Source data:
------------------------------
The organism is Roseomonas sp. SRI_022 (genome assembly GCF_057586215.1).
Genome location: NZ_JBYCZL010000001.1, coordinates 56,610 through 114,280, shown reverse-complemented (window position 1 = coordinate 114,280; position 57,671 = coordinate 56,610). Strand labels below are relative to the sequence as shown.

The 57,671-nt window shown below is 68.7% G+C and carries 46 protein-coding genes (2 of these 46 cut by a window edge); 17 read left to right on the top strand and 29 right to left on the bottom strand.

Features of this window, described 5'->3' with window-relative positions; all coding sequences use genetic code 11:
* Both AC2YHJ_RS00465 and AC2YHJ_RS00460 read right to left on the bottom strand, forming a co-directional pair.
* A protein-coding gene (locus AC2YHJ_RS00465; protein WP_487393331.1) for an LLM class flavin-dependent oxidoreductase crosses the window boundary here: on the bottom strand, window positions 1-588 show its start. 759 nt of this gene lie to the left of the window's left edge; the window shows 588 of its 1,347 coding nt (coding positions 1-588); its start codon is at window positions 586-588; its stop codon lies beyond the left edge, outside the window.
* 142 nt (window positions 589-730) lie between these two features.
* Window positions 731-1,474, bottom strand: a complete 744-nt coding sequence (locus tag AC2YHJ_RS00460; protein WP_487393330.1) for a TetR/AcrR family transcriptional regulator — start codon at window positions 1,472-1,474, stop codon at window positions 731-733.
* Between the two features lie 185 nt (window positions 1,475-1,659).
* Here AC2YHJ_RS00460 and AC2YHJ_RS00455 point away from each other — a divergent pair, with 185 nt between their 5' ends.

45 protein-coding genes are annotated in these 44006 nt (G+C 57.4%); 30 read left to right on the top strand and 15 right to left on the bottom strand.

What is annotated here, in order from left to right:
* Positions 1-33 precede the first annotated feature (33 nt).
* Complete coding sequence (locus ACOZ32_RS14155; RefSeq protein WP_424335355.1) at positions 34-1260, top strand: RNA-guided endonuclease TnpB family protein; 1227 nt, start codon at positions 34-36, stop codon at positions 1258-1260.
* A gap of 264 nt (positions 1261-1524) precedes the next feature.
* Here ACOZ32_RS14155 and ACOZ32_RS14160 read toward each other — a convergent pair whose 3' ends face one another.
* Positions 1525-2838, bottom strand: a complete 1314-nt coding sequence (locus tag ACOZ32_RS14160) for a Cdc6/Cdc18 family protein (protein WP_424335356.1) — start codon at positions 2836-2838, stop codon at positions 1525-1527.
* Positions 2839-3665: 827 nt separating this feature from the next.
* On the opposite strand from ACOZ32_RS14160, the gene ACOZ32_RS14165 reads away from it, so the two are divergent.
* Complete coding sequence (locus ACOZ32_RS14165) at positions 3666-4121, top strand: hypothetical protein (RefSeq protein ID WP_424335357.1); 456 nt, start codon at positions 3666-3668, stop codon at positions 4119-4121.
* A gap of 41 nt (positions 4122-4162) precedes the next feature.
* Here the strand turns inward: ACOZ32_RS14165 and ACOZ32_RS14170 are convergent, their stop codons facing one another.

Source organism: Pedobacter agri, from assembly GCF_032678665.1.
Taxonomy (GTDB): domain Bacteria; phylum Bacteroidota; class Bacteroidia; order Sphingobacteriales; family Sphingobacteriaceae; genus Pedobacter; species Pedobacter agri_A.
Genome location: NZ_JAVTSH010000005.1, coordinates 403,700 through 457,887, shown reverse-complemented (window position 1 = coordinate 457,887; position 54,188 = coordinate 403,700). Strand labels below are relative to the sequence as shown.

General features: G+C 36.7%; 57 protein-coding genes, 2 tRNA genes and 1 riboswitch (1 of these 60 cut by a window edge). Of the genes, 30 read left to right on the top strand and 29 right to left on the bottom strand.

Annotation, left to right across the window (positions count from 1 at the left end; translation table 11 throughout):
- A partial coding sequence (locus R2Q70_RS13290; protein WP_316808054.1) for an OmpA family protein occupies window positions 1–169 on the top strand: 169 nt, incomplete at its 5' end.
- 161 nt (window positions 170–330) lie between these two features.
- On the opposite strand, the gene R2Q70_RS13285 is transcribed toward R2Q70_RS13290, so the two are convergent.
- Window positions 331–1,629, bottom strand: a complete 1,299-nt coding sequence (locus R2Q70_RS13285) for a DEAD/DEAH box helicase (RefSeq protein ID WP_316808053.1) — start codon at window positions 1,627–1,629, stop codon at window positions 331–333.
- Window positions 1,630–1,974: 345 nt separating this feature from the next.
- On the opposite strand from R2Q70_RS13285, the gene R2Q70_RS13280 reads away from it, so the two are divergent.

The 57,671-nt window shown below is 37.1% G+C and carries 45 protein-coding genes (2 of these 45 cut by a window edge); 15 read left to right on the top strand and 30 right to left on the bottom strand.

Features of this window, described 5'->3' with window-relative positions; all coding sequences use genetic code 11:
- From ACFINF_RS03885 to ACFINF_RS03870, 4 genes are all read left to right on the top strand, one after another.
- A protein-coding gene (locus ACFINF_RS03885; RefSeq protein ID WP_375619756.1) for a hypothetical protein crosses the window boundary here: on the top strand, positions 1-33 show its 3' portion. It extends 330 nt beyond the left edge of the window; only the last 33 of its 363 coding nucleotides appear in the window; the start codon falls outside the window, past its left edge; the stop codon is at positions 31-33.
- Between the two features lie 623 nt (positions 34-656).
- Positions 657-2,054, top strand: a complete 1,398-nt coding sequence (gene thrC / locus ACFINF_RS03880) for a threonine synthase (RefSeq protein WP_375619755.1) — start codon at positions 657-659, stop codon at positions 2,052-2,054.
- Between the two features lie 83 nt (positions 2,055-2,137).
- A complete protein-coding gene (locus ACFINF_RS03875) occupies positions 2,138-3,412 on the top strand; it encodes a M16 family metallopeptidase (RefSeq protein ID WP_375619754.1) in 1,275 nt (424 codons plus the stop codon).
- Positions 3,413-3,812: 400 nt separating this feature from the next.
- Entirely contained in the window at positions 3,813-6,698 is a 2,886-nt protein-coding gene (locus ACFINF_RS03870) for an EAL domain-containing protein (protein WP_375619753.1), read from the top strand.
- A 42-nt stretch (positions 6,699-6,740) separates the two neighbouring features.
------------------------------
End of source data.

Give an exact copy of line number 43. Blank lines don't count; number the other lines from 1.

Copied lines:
- Entirely contained in the window at positions 3,813-6,698 is a 2,886-nt protein-coding gene (locus ACFINF_RS03870) for an EAL domain-containing protein (protein WP_375619753.1), read from the top strand.